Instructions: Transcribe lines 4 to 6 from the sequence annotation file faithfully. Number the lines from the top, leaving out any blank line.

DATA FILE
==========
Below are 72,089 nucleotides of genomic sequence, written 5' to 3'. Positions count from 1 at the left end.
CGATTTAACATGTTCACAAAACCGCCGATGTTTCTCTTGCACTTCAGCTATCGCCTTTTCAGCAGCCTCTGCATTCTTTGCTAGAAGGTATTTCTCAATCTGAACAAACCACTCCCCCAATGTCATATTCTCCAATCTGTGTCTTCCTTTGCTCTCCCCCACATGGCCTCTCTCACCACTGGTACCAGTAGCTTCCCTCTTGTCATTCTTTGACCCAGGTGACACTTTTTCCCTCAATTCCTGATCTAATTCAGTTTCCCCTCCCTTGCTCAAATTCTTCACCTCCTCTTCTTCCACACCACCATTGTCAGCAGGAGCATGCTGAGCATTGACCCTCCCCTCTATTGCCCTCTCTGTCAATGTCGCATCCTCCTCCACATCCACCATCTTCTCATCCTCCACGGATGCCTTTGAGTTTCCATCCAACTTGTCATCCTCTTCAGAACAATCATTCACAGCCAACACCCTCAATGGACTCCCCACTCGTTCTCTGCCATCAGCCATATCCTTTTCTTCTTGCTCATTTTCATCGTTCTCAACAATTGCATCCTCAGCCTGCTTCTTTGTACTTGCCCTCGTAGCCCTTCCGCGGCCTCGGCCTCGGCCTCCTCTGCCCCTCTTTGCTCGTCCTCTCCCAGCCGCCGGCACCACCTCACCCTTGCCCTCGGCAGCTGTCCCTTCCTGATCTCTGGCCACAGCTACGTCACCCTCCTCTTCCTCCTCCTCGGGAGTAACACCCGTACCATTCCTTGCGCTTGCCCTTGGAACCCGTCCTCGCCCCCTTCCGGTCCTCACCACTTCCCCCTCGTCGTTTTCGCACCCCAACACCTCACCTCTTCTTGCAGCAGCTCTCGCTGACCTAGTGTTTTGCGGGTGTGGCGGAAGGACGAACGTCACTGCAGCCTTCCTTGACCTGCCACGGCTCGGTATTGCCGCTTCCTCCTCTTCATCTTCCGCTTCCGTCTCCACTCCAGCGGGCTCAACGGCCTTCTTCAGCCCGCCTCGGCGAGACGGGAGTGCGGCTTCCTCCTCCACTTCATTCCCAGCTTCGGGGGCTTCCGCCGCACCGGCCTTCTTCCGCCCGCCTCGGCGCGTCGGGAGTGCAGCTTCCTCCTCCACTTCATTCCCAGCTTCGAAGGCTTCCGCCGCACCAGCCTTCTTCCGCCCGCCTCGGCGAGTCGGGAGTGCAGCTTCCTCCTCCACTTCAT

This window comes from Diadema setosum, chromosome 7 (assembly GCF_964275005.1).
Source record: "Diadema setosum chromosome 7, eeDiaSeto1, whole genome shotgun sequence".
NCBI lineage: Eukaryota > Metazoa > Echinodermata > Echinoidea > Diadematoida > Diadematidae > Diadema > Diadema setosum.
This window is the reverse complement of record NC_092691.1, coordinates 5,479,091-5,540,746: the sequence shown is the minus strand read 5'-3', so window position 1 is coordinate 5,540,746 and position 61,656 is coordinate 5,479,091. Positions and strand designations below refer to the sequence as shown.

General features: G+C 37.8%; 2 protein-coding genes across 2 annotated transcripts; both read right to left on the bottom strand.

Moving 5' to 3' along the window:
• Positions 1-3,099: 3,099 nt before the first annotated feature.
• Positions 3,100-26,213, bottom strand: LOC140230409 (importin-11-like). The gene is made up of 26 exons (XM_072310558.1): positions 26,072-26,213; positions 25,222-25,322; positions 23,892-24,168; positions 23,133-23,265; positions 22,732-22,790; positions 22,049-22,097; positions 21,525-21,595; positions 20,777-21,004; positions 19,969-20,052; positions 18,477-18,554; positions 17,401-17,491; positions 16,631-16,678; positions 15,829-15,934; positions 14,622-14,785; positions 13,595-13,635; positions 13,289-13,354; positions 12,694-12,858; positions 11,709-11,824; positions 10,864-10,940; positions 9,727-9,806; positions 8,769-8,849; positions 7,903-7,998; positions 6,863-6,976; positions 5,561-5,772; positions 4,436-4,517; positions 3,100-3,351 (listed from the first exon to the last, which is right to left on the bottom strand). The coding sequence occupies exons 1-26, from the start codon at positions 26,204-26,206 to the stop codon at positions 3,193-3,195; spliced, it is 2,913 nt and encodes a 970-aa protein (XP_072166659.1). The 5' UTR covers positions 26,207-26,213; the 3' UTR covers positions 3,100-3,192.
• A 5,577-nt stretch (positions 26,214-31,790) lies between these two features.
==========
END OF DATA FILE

Source record: "Diadema setosum chromosome 7, eeDiaSeto1, whole genome shotgun sequence".
NCBI lineage: Eukaryota > Metazoa > Echinodermata > Echinoidea > Diadematoida > Diadematidae > Diadema > Diadema setosum.
This window is the reverse complement of record NC_092691.1, coordinates 5,479,091-5,540,746: the sequence shown is the minus strand read 5'-3', so window position 1 is coordinate 5,540,746 and position 61,656 is coordinate 5,479,091. Positions and strand designations below refer to the sequence as shown.